Patrick Stewart's Battle for Cable Saps His 'Will to Live'

He has fought aliens in "Star Trek," played a mutant mastermind in "X-Men" and been awarded knighthood by the queen of England.

But when Sir Patrick Stewart tried to get cable installed in his new apartment, he, the worldwide star of stage and film, found out he really is just like us.

Stewart, 72, became entangled with cable giant Time Warner Cable on Twitter last week while trying to get cable service installed in his new $2 million home in Brooklyn's Park Slope neighborhood.

After battling with the company, well-known in New York City for its service delays, for more than a day, the actor, most famous for playing Starship Enterprise Capt. Jean-Luc Picard on "Star Trek: The Next Generation," took to social media to express his angst.

"All I wanted to do was set up a new account with [Time Warner Cable] but 36hrs later I've lost the will to live," Stewart tweeted under the handle @SirPatStew Thursday.

Time Warner, perhaps leery of getting on the wrong side of "Trekkies," responded on Twitter at warp speed to Stewart's plea, tweeting, "How can we assist you," from @TWCableHelp.

"If that question had been asked at any time in the last 36 hours it would have been of value. But now . . . ," was Stewart's only reply.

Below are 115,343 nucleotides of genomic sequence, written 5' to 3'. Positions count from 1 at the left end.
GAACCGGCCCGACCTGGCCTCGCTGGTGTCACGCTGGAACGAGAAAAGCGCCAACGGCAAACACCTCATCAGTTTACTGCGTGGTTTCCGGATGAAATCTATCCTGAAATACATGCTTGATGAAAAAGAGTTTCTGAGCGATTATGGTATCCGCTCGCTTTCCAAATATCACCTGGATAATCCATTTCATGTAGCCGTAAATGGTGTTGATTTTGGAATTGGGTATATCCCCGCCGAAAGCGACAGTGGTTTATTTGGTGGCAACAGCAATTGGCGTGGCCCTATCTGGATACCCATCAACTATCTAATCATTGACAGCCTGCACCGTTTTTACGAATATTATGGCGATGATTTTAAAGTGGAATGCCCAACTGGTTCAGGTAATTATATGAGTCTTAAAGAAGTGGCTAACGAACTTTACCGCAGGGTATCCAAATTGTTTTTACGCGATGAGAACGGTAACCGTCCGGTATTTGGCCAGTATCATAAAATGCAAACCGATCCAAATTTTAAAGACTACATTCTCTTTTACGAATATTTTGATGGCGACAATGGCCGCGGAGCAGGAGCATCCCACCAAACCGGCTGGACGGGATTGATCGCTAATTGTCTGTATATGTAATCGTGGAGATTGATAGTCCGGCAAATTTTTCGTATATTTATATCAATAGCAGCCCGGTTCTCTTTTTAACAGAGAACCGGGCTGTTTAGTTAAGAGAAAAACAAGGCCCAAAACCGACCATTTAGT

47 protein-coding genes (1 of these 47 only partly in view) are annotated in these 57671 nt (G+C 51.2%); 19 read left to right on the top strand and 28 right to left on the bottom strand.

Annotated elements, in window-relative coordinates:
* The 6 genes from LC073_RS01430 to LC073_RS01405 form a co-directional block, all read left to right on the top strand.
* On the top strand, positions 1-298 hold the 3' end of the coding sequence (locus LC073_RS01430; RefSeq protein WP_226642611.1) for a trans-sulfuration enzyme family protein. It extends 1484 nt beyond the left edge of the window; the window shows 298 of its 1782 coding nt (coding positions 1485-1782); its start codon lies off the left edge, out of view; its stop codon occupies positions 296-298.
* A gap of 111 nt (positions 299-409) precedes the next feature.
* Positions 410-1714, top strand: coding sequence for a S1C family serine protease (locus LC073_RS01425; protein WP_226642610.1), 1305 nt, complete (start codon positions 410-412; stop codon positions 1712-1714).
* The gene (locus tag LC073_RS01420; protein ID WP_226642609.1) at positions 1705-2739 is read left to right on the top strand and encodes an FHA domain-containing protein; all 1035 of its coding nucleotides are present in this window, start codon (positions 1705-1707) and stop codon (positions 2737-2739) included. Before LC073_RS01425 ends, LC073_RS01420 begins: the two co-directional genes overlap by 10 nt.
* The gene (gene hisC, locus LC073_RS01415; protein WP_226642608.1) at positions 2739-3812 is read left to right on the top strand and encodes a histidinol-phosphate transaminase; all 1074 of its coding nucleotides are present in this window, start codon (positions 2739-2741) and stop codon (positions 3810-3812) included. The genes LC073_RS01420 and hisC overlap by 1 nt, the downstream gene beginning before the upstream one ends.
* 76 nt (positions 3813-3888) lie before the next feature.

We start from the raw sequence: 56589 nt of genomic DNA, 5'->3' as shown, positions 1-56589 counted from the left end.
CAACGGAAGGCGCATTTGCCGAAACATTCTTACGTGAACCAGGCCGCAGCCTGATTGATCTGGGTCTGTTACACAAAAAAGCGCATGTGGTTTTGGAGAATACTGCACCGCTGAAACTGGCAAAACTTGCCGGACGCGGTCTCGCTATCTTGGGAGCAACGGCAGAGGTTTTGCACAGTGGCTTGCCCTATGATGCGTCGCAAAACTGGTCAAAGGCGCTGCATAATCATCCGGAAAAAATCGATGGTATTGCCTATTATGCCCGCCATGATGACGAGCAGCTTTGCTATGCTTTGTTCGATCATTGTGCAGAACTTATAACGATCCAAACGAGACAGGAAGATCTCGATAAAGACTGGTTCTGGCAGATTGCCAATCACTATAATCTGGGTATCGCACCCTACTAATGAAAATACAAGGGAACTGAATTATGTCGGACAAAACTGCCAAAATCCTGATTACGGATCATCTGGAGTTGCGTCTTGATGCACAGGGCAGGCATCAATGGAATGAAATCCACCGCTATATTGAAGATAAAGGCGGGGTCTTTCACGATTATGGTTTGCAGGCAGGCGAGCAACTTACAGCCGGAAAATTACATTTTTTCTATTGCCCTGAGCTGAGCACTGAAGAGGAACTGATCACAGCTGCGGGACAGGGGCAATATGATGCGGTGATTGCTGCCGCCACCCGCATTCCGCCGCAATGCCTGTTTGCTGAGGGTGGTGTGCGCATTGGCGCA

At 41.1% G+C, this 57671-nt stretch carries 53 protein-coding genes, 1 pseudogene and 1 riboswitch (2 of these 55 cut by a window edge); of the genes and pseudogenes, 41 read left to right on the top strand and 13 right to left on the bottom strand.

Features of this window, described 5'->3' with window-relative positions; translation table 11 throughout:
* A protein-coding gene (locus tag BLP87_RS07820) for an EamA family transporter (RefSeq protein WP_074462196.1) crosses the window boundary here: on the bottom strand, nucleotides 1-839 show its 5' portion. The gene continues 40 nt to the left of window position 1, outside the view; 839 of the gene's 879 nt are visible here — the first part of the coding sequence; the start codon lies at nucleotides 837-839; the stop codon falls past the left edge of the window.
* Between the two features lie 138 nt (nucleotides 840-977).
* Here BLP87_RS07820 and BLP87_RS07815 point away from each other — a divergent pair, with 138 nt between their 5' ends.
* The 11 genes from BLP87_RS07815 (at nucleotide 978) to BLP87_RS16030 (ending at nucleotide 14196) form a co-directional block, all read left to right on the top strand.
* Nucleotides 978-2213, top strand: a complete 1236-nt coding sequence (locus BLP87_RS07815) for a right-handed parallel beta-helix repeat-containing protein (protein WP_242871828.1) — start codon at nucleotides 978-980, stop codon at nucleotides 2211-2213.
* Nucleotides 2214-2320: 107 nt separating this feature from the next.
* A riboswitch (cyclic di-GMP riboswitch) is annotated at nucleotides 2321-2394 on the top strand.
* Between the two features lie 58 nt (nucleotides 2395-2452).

While perhaps a headache for himself, Stewart's cable feud has been a boon for his Twitter account. The actor, who has 109,069 followers and has tweeted a mere 58 times to date, saw his single reply to Time Warner re-tweeted more than 1,000 times.

His tweets also put the situation in reverse, with Time Warner now pleading to him and Stewart giving no reply.

"@SirPatStew I apologize for the frustration. If you change your mind we are here. ^SS," the company tweeted at 8:40 p.m. Thursday night, three hours after Stewart's first tweet.

"There's no doubt we have a lot of fans at the company, of the actor and 'Star Trek' in general," a Time Warner NYC spokesman told the New York Post. "But the truth is, any customer that reaches out to us . . . we're going to offer them help the exact same way."